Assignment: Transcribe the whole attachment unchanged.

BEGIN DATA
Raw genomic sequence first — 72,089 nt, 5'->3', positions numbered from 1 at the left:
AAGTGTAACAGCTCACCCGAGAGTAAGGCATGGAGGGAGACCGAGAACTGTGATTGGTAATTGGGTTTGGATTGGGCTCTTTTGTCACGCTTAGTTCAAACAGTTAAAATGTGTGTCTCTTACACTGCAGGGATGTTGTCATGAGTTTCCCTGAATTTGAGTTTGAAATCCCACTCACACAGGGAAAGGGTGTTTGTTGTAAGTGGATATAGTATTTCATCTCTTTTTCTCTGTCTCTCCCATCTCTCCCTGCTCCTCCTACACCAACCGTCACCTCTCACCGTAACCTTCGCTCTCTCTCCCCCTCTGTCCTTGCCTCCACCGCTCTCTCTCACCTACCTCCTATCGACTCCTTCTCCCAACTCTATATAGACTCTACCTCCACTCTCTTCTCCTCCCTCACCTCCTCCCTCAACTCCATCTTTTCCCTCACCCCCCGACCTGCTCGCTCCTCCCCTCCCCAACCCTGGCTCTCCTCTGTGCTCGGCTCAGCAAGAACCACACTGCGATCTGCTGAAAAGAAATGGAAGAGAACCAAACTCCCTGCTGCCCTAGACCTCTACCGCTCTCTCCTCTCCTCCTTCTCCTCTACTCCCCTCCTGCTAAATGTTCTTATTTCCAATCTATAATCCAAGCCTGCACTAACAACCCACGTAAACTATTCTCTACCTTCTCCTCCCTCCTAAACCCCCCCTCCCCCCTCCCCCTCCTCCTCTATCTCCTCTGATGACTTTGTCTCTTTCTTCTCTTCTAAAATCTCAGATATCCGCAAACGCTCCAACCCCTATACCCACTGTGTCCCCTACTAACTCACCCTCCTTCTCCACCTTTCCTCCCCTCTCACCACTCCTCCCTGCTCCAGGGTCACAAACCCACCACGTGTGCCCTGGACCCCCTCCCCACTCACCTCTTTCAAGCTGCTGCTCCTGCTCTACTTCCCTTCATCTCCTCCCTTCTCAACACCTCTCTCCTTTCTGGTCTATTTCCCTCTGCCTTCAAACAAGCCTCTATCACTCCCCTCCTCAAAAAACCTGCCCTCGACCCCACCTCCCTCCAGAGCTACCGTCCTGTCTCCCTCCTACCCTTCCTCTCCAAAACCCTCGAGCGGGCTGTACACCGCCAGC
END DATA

Raw genomic sequence first — 72,089 nt, 5'->3', positions numbered from 1 at the left:
AAGTGTAACAGCTCACCCGAGAGTAAGGCATGGAGGGAGACCGAGAACTGTGATTGGTAATTGGGTTTGGATTGGGCTCTTTTGTCACGCTTAGTTCAAACAGTTAAAATGTGTGTCTCTTACACTGCAGGGATGTTGTCATGAGTTTCCCTGAATTTGAGTTTGAAATCCCACTCACACAGGGAAAGGGTGTTTGTTGTAAGTGGATATAGTATTTCATCTCTTTTTCTCTGTCTCTCCCATCTCTCCCTGCTCCTCCTACACCAACCGTCACCTCTCACCGTAACCTTCGCTCTCTCTCCCCCTCTGTCCTTGCCTCCACCGCTCTCTCTCACCTACCTCCTATCGACTCCTTCTCCCAACTCTATATAGACTCTACCTCCACTCTCTTCTCCTCCCTCACCTCCTCCCTCAACTCCATCTTTTCCCTCACCCCCCGACCTGCTCGCTCCTCCCCTCCCCAACCCTGGCTCTCCTCTGTGCTCGGCTCAGCAAGAACCACACTGCGATCTGCTGAAAAGAAATGGAAGAGAACCAAACTCCCTGCTGCCCTAGACCTCTACCGCTCTCTCCTCTCCTCCTTCTCCTCTACTCCCCTCCTGCTAAATGTTCTTATTTCCAATCTATAATCCAAGCCTGCACTAACAACCCACGTAAACTATTCTCTACCTTCTCCTCCCTCCTAAACCCCCCCTCCCCCCTCCCCCTCCTCCTCTATCTCCTCTGATGACTTTGTCTCTTTCTTCTCTTCTAAAATCTCAGATATCCGCAAACGCTCCAACCCCTATACCCACTGTGTCCCCTACTAACTCACCCTCCTTCTCCACCTTTCCTCCCCTCTCACCACTCCTCCCTGCTCCAGGGTCACAAACCCACCACGTGTGCCCTGGACCCCCTCCCCACTCACCTCTTTCAAGCTGCTGCTCCTGCTCTACTTCCCTTCATCTCCTCCCTTCTCAACACCTCTCTCCTTTCTGGTCTATTTCCCTCTGCCTTCAAACAAGCCTCTATCACTCCCCTCCTCAAAAAACCTGCCCTCGACCCCACCTCCCTCCAGAGCTACCGTCCTGTCTCCCTCCTACCCTTCCTCTCCAAAACCCTCGAGCGGGCTGTACACCGCCAGC